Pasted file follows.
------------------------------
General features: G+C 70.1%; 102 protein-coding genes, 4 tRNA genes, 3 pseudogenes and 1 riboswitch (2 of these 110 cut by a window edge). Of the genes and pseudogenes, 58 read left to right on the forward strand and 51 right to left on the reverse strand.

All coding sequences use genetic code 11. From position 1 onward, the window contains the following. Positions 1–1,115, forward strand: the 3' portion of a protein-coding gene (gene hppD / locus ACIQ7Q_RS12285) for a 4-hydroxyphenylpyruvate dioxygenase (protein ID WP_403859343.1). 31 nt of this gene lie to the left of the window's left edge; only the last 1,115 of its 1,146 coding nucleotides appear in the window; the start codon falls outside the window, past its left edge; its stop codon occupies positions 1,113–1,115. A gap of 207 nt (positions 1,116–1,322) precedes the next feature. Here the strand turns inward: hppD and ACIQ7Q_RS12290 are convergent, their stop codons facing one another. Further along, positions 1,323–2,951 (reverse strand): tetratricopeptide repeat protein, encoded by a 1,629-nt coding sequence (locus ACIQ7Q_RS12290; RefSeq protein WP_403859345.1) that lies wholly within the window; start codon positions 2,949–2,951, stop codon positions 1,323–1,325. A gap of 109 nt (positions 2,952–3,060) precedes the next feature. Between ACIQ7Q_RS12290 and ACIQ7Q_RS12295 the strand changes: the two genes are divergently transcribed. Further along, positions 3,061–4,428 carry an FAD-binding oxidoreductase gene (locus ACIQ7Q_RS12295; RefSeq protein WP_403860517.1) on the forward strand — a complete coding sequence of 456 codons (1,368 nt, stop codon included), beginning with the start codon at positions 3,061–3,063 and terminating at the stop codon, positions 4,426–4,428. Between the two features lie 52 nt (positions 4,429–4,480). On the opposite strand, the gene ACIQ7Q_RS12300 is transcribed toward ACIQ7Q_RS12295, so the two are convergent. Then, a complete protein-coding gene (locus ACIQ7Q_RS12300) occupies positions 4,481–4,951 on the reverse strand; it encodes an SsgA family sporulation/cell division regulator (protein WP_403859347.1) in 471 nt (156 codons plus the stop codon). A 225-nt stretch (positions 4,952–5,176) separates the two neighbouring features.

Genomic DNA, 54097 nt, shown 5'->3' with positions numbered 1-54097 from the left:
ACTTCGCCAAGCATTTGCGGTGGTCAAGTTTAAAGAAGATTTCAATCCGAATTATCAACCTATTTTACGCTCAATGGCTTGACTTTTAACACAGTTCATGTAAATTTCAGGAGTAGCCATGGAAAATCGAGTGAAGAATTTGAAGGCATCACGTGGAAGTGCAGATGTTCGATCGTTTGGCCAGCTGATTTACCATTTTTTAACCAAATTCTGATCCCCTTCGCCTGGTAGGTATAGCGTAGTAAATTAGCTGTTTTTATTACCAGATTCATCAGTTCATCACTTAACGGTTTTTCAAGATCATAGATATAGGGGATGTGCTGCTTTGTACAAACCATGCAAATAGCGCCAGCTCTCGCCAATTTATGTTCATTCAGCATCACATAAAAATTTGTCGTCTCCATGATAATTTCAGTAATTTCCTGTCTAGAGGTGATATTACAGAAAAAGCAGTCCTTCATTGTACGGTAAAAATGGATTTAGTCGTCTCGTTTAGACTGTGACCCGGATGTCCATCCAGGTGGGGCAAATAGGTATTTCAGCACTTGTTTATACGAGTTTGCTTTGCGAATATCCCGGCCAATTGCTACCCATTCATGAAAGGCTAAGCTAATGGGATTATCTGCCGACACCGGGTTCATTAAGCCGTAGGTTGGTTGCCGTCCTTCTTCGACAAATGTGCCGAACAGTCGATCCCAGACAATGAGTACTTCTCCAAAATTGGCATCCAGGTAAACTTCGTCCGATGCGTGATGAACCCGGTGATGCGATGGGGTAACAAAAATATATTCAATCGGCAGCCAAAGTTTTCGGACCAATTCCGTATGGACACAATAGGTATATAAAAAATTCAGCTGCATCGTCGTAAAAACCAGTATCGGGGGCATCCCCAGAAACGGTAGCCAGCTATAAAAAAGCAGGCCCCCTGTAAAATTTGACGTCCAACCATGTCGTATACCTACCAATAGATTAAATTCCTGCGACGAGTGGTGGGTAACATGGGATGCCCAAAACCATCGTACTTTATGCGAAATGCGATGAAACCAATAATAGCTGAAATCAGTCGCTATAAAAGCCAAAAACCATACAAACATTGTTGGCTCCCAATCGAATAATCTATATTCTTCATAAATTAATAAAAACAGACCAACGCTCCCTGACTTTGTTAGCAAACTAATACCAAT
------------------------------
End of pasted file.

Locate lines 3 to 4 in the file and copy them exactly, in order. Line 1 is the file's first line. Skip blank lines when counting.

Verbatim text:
Genomic DNA, 54097 nt, shown 5'->3' with positions numbered 1-54097 from the left:
ACTTCGCCAAGCATTTGCGGTGGTCAAGTTTAAAGAAGATTTCAATCCGAATTATCAACCTATTTTACGCTCAATGGCTTGACTTTTAACACAGTTCATGTAAATTTCAGGAGTAGCCATGGAAAATCGAGTGAAGAATTTGAAGGCATCACGTGGAAGTGCAGATGTTCGATCGTTTGGCCAGCTGATTTACCATTTTTTAACCAAATTCTGATCCCCTTCGCCTGGTAGGTATAGCGTAGTAAATTAGCTGTTTTTATTACCAGATTCATCAGTTCATCACTTAACGGTTTTTCAAGATCATAGATATAGGGGATGTGCTGCTTTGTACAAACCATGCAAATAGCGCCAGCTCTCGCCAATTTATGTTCATTCAGCATCACATAAAAATTTGTCGTCTCCATGATAATTTCAGTAATTTCCTGTCTAGAGGTGATATTACAGAAAAAGCAGTCCTTCATTGTACGGTAAAAATGGATTTAGTCGTCTCGTTTAGACTGTGACCCGGATGTCCATCCAGGTGGGGCAAATAGGTATTTCAGCACTTGTTTATACGAGTTTGCTTTGCGAATATCCCGGCCAATTGCTACCCATTCATGAAAGGCTAAGCTAATGGGATTATCTGCCGACACCGGGTTCATTAAGCCGTAGGTTGGTTGCCGTCCTTCTTCGACAAATGTGCCGAACAGTCGATCCCAGACAATGAGTACTTCTCCAAAATTGGCATCCAGGTAAACTTCGTCCGATGCGTGATGAACCCGGTGATGCGATGGGGTAACAAAAATATATTCAATCGGCAGCCAAAGTTTTCGGACCAATTCCGTATGGACACAATAGGTATATAAAAAATTCAGCTGCATCGTCGTAAAAACCAGTATCGGGGGCATCCCCAGAAACGGTAGCCAGCTATAAAAAAGCAGGCCCCCTGTAAAATTTGACGTCCAACCATGTCGTATACCTACCAATAGATTAAATTCCTGCGACGAGTGGTGGGTAACATGGGATGCCCAAAACCATCGTACTTTATGCGAAATGCGATGAAACCAATAATAGCTGAAATCAGTCGCTATAAAAGCCAAAAACCATACAAACATTGTTGGCTCCCAATCGAATAATCTATATTCTTCATAAATTAATAAAAACAGACCAACGCTCCCTGACTTTGTTAGCAAACTAATACCAAT